I guess i am a typical amateur when it comes to hitting irons. The shorter irons have a lot more range than the longer irons. Maybe these swing flaws are the reason why. I can push a pitching wedge to about 150 if i really lean into the hit but i can count on a 125 shot with a 80% swing. 7 goes about 165-175. But when i get into my 5 its about 175-190. Can't really count on the consistency and quality strike as with the shorter clubs. I can actually hit my 7 almost s far as my 5, ?? I'm hoping working on these swing principles will help me hit the longer irons a little better. 

Thanks for the info, I have something definite to work on.

post #40 of 43
Quote:
Originally Posted by march11934 View Post
 

Going to work on a lot more shift as well. I was trying to stay more centered and rotating on an axis but like you said with some more shift it would get the face of the club into the ball cleaner? 

 

Correct that is the idea, weight forward moves low point forward, more solid strikes.

post #41 of 43
Quote:
Originally Posted by iacas View Post
 

Here's what the "jumping" often comes down to.

 

Pros or better players, particularly with the driver where distance is important and the ball is teed up (more margin for error), will jump so forcefully to create additional speed that they'll literally "jump" off the ground slightly. Because their hips are turning, and their foot has lost friction (with the ground), the foot spins out.

 

That can be an entirely different thing than spinning on your heel. You can spin on your heel because you've "unweighted" your foot by jumping (i.e. slightly smaller jumps than the kind in my second paragraph, i.e. no real big gaps between foot and ground, but enough to "unweight" the foot), or because you just move all of the pressure to your heel, unweight the FRONT part of your foot, and spin because your heel acts with reduced friction as a pivot point.

 

The latter would tend to be indicative - but not always - of a swing flaw. And it may not be a big flaw, but people who pivot hard on their front heel tend to have too much rotation prematurely in the downswing. Path tends to be INward.

 


 

When we visited Dr. Kwon (a biomechanist near Dallas, TX) he was just in the early stages of doing a trial on whether flaring the feet helps or hurts golfers. Flaring the foot helps reduce rotational torque on the knee, particularly in the follow-through, yet a lot of PGA Tour players play with very square toes.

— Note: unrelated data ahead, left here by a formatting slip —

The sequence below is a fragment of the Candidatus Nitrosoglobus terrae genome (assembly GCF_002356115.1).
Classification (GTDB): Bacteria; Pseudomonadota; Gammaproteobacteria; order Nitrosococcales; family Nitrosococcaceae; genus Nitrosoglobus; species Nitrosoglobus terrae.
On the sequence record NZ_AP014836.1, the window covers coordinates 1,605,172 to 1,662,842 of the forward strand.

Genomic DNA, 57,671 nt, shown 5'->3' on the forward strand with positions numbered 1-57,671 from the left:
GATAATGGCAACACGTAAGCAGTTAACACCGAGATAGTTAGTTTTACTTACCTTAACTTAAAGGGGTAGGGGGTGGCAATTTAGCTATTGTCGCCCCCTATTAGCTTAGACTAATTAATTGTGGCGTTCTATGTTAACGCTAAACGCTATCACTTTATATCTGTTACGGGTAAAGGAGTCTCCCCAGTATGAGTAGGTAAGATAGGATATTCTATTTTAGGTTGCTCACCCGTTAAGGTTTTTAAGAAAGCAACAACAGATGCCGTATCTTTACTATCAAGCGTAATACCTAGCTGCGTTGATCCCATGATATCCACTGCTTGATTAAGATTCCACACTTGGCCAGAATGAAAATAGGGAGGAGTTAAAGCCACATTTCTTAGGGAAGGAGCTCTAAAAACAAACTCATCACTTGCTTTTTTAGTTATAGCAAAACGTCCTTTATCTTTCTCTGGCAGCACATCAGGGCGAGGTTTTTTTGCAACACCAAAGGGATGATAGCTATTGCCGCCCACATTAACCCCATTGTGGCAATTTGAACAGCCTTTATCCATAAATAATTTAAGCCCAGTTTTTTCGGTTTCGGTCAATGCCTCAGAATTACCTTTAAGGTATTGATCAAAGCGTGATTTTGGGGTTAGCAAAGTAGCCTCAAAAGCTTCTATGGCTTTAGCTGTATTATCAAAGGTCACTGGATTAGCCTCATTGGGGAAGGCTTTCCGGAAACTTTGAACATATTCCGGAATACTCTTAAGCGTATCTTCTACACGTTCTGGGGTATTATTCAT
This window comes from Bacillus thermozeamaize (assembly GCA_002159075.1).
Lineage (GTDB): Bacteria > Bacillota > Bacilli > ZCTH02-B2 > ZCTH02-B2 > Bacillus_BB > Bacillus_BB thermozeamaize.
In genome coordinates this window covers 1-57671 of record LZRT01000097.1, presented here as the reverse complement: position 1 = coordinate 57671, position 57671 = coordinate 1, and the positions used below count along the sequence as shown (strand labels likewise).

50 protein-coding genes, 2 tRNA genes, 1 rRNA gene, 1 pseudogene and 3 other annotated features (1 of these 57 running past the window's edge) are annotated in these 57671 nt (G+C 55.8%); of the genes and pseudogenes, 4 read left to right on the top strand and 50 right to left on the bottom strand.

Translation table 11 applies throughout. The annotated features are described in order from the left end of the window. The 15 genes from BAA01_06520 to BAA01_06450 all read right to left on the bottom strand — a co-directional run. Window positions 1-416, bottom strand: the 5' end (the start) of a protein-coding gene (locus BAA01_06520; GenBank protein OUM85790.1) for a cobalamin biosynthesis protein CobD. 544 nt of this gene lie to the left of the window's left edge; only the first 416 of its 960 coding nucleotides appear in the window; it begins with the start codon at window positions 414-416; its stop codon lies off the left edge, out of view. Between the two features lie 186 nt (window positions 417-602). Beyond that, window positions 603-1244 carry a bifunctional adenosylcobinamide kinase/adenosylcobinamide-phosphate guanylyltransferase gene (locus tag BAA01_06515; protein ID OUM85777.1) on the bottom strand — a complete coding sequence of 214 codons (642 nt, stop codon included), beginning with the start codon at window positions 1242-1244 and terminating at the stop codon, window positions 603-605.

I theorized, and Dr. Kwon liked this possibility, that players square their lead foot in to help slow their rotation during the downswing, then allow it to spin out (some even on their heels a little - as I said it's not always a swing flaw) to reduce pressure from the torque. In other words, they're trying to get the "best of both worlds:" the reduced downswing turning from having it squared in, but then releasing it and letting it turn out so as not to shred their knee during the follow-through.

 

Very interested to read this study. I work in PT and am a front foot spinner of sorts but I like to keep it square at address. Able to stay down and through longer with a quicker release. Flared I tend to open up too soon and don't release the club in time. As you noted, it is not always a swing flaw.

post #42 of 43
Quote:
Originally Posted by boogielicious View Post
 

@march11934 ,

 

Give the flared front foot time to work for you.  @iacas and @mvmac had me convert to this three years ago as I had a tendency to spin on my front foot.  It took a while for it to be comfortable and it took a lot of stress off my left knee, which has osteoarthritis.  It helps if you keep your left knee flexed longer in the downswing.  It really shouldn't straighten until after impact.  To increase shoulder turn in the back swing, you can flare the back foot a bit as well.


+1

post #43 of 43
Thread Starter 

 

OK. I have made a few adjustments. Minor but I can feel the difference. I widened my stance. Flared both feet. Left foot considerably, not sure if its very evident in the video and incorporated some action in the lower body from the hips down and not spinning on my heel. Moved the ball forward in my swing to about 50/50 in my stance. Not comfortable moving the ball forward any more cause i start to loose the draw and i start catching too much ground before the ball. Still some snow out in NC so not sure what the flight is until I get to the range but i can definitely feel the "splat" if a solid strike. I'm hitting Pro V's with a 7 iron and i can feel a solid strike. The club i am using is an MP33. A lot heavier that the 52's i use for gaming so i'm not quite generating as much club head speed with the blades as i do with the cavity backs. Thanks again everyone for your thoughts. Going to keep working on developing more action with my lower body.